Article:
# 2nd Semester 2017/18: Realizability Semantics for Intuitionistic Theories

Instructors

Andrew Swan

ECTS
6
Description

Realizability is the idea of using some notion of computation to provide semantics for intuitionistic logic. Taking the Brouwer-Heyting-Kolmogorov interpretation of logic as inspiration, to prove an existential formula, we really need to compute a witness, and to prove an implication A -> B, we need to provide a way to compute proofs of B from proofs of A. There are realizability models for many formal theories used as foundations for constructive mathematics, from first order arithmetic (HA) up to intuitionistic set theory (IZF). Moreover, there is a wide range of different kinds of realizability that give us many interesting metamathematical results about constructive mathematics.

In this project, students will first attend a short course and then carry out an individual project on a more advanced aspect of realizability. This will include both a written report and a presentation.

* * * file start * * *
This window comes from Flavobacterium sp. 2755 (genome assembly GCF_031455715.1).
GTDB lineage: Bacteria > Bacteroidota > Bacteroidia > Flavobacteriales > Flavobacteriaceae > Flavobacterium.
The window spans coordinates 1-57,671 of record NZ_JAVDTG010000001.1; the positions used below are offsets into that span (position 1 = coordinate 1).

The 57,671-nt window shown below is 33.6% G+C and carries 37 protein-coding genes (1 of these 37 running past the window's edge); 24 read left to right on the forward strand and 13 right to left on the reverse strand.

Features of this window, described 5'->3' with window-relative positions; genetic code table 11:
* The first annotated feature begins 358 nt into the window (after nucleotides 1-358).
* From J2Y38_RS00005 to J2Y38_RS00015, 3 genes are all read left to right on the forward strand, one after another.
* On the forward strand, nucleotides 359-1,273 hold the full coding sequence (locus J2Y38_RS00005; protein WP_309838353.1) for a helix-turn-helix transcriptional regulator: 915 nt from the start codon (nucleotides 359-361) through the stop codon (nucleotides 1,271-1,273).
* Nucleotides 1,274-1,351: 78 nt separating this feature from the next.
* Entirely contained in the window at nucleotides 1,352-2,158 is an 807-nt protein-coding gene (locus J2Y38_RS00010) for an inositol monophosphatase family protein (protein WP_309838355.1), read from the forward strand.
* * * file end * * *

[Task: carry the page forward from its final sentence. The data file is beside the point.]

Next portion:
Topics for the individual project are suggested below:

• Kleene's realizability for first order arithmetic
• Function realizability
• Realizability over Scott's graph model
• q-realizability
• Realizability over E-recursive functions
• Lifschitz realizability
• The effective topos
Organisation

The course will be in two parts. The first part will be a short lecture course (including example sheets). The second part will be an individual project. This will include both a written report and a presentation to other students.

Prerequisites

Some familiarity with mathematical logic (preferably intuitionistic) is required. Suitable ILLC courses are Mathematical Structures in Logic and Proof Theory.

Most individual projects will have extra prerequisites. Familiarity with computability theory/recursion theory is necessary for Kleene realizability and Lifschitz realizability. Familiarity with axiomatic set theory (preferably but not necessarily intuitionistic) is necessary for E-recursive functions. Contact the instructor for details ().

Assessment

Pass/fail, based on the report and presentation.

References

• Beeson, Foundations of Constructive Mathematics

• Troelstra and Van Dalen,  Constructivism in Mathematics (Vol 1 & 2)